Hate is a cancer. It does nothing for us evolutionary. Fear keeps us vigilant, happiness keeps our stress down, but hate just makes us hate. It draws sharpie lines on maps, victimizes the homeless and puts people screaming at each other on opposing sides of gay marriage or immigration.

So how do we fight that beautiful urge to hate something? I could say kindness, but most would laugh. So the best we can manage in that state is to extend the time between stimulus and response.

Stick something there. A thought, an action. A smile. A nose pick. Any ritual that will slow hate and allow reason to catch up and keep hate at bay. Reason is the easiest way to slow the process down. Do I want to go to jail? Is this worth a lawsuit? We need to incentivize our ID and trick our mind into slowing down, and allowing our better sense to catch up.

Some can’t see beyond hate. And hate allows them to make bolder decisions with unthought risk. They hate Mexicans for the border, or Muslims for 9/11. They hate African Americans for the drug epidemic, or gays for ruining the sanctity of marriage. They hate women for #metoo, or environmentalists for killing business. Every group has a dark association, and they are stuck together like velcro by the words of our President. And the opposing side hates him for doing it, and his followers for saying it. Everyone is shooting up on hate, eyes rolling back as they seethe in the joy of that reaction. We indulge our darkness, with blood-plunged hate needles scattered around our computers.

Hate is a drug. One that keeps us from asking questions. It simplifies the complex into a soundbyte. Fake News. Make America Great Again. Border Security. But hate here is implicit. An association, hidden below the surface. One that emboldens people who share that view to reach underwater, to move the needle outside of polite society. As much as you may or may not like our president, he is a master at the brand of hate. And it works.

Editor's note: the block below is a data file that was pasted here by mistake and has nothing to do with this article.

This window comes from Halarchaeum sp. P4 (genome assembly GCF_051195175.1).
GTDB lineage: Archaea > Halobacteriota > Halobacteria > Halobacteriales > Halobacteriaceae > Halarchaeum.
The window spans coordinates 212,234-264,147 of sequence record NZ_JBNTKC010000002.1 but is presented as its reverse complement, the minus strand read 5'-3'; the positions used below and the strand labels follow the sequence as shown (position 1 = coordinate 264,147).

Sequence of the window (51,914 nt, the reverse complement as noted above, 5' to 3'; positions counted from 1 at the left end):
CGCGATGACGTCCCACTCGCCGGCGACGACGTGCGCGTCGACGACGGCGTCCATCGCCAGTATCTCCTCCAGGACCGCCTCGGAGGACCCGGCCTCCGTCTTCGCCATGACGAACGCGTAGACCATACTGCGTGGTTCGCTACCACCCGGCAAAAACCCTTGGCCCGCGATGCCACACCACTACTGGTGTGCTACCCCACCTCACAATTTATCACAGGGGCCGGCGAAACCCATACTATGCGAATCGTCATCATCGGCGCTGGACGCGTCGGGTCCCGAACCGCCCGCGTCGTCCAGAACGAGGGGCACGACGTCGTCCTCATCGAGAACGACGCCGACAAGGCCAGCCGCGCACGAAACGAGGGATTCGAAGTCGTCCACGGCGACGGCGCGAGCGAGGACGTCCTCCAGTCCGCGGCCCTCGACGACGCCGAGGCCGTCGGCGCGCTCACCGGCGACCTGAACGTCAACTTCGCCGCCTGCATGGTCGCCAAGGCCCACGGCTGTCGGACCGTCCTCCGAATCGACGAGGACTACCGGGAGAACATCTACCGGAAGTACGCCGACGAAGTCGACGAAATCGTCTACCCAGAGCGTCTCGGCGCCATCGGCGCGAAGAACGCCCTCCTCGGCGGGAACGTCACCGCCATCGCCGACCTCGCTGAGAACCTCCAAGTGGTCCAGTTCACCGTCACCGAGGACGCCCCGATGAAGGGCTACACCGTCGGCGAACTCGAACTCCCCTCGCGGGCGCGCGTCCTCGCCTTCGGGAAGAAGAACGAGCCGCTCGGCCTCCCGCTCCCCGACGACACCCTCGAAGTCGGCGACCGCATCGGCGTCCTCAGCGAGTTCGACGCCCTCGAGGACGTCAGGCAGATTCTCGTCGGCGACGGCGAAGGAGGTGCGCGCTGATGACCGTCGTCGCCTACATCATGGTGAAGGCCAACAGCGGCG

I know people who can only come alive with hate. And I have removed them from my feeds and my life. It isn’t political. It isn’t Republican or Democrat. It’s really just about hate, on both sides. The lies, the bots, the savagery being passed around on social media. Hate travels further and more widely than love. And our confirmation bias makes us feel like we are right in how we are feeling. So we pass hate on, and validate our beliefs.

Sadly, I think hate has become a way of life for us, and toxic platforms like Twitter have enabled it, on all sides. And politicians have made it accessible, and ok. There is no good in hate, as it simultaneously attacks the host as well as the target. It ruins life for all of us, yet, most don’t see or understand it’s fault.

So, take some time to fight hate. Don’t allow it to change who you are. Travel, talk to people, find middle ground and don’t react out of pure hate. Take a moment and let other, more beneficial feelings catch up, and push hate back to the dark place that it came from.

Co-Founder Cast Iron LA agency. Webby Judge. Satirist. Contributor to FastToCreate, AdWeek, HuffPo, Digiday and others. I fight fire with humor.